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Subject: Lighting for copy photography

Lighting for copy photography

From: Frank A. Reynolds <fr0c>
Date: Wednesday, April 7, 1999
David Seubert <seubert [at] library__ucsb__edu> writes

>We just inherited a "new" copy stand from another department.
>Patrons use the stand to photograph/videotape items from our
>collections: book covers, photographs, manuscripts etc. It currently
>has four 150 watt Sylvania floodlights in it.
>Also, we recently had a photographer ask if he should bring tungsten
>or daylight film. Assuming that most photographers are going to be
>using daylight film, should we buy daylight temperature bulbs? Has
>anybody done this? Also, is it possible to get bulbs for a copy
>stand that filter UV light? I've looked through a couple of archival
>(but not photo) catalogs and haven't come up with anything.

The basic difference between daylight and tungsten film is the color
temperature that they are balanced for.  The standard for this is
the Kelvin (K) temperature scale.   Daylight film is balanced at
5500K, and most tungsten films are 3200K.  So depending on your
needs, use, and/or preferences, you must first decide on the type of
film you want to use, or decide on the type of lighting that you
want to use.  Usually the type of lighting used is the main issue
with copy-work.

Most electronic flashes in general use are rated at 5500K so they
can be used with daylight film.  For tungsten film you can obtain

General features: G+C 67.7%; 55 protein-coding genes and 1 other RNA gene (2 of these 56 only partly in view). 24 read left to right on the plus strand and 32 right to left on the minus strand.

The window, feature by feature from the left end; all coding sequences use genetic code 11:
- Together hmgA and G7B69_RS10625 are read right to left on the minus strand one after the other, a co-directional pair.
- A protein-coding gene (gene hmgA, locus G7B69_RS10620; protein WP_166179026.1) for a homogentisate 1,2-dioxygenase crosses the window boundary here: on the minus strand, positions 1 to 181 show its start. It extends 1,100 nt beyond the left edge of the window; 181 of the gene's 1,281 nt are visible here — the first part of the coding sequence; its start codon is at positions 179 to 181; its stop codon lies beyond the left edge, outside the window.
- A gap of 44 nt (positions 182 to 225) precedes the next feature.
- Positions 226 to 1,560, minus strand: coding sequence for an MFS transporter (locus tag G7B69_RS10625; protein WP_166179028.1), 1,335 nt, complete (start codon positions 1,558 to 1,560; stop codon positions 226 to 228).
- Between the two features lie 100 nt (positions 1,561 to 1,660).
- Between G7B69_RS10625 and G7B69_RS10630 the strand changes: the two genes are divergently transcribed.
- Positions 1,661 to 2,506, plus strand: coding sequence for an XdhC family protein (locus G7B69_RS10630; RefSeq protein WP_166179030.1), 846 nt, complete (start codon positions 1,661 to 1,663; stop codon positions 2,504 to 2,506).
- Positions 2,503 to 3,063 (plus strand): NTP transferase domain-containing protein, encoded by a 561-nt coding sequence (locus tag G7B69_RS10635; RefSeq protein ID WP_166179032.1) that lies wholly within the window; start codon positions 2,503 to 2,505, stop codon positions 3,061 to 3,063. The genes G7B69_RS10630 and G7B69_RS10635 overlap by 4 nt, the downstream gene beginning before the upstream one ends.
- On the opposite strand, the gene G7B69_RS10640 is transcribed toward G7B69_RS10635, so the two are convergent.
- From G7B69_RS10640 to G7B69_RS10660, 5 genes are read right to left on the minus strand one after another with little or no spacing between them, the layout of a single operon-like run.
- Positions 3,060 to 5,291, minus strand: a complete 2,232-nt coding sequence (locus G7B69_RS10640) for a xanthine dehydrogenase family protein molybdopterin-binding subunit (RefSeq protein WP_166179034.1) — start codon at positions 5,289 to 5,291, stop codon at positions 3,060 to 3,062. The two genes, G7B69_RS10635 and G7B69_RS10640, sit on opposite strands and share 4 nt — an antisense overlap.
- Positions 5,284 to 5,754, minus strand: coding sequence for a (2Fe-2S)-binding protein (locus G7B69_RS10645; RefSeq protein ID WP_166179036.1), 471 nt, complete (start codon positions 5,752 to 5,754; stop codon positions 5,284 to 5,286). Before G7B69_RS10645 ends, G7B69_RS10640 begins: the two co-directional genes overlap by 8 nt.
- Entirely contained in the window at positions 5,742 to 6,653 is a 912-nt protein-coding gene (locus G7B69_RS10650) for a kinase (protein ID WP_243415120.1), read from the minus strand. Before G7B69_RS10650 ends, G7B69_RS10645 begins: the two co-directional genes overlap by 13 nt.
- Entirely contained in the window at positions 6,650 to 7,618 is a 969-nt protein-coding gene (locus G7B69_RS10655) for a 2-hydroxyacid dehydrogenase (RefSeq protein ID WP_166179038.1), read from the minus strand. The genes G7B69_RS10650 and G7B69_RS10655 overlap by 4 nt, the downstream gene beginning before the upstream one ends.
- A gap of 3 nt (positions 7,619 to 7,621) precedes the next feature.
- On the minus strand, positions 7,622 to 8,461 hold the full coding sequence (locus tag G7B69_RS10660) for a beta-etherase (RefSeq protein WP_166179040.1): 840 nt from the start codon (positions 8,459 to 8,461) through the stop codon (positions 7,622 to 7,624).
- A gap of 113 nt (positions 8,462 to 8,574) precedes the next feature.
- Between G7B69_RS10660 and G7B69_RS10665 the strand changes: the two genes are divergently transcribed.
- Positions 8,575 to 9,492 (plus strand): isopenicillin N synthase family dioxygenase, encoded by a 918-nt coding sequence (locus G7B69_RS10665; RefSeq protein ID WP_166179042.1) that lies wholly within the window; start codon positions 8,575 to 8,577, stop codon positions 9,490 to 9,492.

250-watt lamps and 500-watt 3200K lamps (bulbs).  This means you
have either 500 or 1000 watts of light if you use 2 lamps, or 1000
or 4000 watts of light with 4 lamps.  I currently use 4, 250-watt
lamps for color film.

There are relatively lower wattage 5500K fluorescent lamps, which
start at $24.00 each.   The only company I know that makes fixtures
for them is Videssence (TV studios purchase them to light their
sets).  I received a quote on one of their fixtures in 1996 and they
"started" at $2500.00 (you will need two).  If you have that kind of
funding their URL is <URL:>

You will have to decide which lighting system is better for the
items in your collection.   My experience though shows that repented
handling of valuable work on a copystand probably is far more
detrimental to the work than the lighting.

A good book to start with when considering copy-work is:

    Copying and Duplicating in Black-and-White and Color
    Kodak publication M-1

Frank A. Reynolds
Graphics Manager
Hunt Institute
Carnegie Mellon University

                  Conservation DistList Instance 12:80
                  Distributed: Thursday, April 8, 1999
                       Message Id: cdl-12-80-003
Received on Wednesday, 7 April, 1999

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